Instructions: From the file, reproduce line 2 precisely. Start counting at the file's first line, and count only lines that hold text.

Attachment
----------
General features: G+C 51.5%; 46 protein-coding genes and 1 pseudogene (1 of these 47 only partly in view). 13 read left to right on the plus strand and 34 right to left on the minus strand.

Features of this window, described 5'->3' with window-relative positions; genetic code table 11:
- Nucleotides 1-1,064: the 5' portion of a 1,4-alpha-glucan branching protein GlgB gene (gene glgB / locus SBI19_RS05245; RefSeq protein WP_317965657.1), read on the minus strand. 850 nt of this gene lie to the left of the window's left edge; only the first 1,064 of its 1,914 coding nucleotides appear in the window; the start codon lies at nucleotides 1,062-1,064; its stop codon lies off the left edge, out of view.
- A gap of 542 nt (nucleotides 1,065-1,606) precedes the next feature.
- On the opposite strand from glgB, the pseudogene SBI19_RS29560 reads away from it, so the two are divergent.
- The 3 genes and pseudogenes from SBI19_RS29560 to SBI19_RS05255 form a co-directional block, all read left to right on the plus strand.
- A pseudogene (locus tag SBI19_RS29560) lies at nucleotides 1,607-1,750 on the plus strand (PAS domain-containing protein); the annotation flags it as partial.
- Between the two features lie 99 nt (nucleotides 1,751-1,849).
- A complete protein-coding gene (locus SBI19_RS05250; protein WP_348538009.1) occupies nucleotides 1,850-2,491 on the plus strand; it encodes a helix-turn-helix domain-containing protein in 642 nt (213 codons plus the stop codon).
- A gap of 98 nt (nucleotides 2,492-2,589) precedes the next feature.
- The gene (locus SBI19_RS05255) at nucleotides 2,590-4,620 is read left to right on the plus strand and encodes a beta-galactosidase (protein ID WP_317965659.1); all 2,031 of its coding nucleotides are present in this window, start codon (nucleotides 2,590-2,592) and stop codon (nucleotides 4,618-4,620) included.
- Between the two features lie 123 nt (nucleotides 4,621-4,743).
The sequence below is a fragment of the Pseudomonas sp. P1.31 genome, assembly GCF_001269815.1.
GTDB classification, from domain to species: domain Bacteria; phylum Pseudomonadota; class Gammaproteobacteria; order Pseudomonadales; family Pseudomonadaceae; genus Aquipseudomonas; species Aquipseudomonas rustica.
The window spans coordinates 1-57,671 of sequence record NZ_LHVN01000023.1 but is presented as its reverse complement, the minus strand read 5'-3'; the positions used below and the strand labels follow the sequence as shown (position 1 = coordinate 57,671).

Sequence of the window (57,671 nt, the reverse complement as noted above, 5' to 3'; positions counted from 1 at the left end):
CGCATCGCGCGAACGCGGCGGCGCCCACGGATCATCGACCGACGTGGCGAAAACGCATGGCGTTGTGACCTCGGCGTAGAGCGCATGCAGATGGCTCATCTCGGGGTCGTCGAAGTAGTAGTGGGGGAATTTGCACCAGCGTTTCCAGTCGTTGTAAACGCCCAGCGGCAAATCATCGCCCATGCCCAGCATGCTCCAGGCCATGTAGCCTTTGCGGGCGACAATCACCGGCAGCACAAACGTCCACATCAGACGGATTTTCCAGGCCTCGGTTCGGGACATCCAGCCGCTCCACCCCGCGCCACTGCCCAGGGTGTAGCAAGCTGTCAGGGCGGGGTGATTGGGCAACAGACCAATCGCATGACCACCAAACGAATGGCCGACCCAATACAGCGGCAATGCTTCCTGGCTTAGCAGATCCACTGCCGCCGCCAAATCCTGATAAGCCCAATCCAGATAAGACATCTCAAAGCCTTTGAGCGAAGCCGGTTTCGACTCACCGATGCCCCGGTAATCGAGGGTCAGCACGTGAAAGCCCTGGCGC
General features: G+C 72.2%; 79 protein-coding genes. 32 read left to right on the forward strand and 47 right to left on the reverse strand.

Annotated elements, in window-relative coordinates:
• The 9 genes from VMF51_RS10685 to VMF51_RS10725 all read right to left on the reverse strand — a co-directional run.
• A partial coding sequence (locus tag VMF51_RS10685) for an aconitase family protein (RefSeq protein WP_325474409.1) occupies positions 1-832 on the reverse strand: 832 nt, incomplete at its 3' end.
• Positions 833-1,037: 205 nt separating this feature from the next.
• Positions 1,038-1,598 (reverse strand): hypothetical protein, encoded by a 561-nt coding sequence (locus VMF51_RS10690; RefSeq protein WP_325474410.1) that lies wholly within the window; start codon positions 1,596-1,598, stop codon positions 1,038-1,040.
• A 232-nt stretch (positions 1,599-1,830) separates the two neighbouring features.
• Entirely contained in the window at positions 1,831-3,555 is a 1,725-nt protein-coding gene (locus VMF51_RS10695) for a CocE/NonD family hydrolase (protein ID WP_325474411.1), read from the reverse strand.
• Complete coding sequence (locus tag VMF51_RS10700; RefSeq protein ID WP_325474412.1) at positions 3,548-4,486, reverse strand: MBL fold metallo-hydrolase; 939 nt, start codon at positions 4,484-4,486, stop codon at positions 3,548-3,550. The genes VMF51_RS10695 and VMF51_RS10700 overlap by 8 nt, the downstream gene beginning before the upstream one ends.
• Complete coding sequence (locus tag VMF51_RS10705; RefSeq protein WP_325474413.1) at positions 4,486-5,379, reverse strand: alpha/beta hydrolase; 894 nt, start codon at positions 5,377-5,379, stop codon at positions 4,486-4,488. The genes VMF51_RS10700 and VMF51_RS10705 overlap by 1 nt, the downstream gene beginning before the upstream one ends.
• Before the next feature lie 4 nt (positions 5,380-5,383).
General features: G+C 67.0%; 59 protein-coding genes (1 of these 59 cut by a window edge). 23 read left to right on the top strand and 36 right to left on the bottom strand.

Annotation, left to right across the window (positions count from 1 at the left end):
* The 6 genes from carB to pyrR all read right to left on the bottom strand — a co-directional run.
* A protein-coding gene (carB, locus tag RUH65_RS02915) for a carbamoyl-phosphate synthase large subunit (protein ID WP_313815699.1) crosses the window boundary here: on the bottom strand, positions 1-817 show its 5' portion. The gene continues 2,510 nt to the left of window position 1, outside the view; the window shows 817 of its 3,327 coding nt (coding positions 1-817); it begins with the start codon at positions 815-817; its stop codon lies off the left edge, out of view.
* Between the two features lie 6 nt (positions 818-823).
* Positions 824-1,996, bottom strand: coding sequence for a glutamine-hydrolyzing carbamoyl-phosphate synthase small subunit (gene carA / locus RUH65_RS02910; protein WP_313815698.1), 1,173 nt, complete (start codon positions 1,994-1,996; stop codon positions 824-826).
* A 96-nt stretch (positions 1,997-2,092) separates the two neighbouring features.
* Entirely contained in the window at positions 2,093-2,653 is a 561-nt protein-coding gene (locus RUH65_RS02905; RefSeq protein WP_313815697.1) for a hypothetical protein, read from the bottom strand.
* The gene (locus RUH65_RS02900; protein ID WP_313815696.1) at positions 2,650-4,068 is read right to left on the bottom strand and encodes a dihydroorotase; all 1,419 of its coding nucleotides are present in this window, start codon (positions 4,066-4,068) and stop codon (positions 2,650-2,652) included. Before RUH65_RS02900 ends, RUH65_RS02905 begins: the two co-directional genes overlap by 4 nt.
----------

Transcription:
Features of this window, described 5'->3' with window-relative positions; genetic code table 11: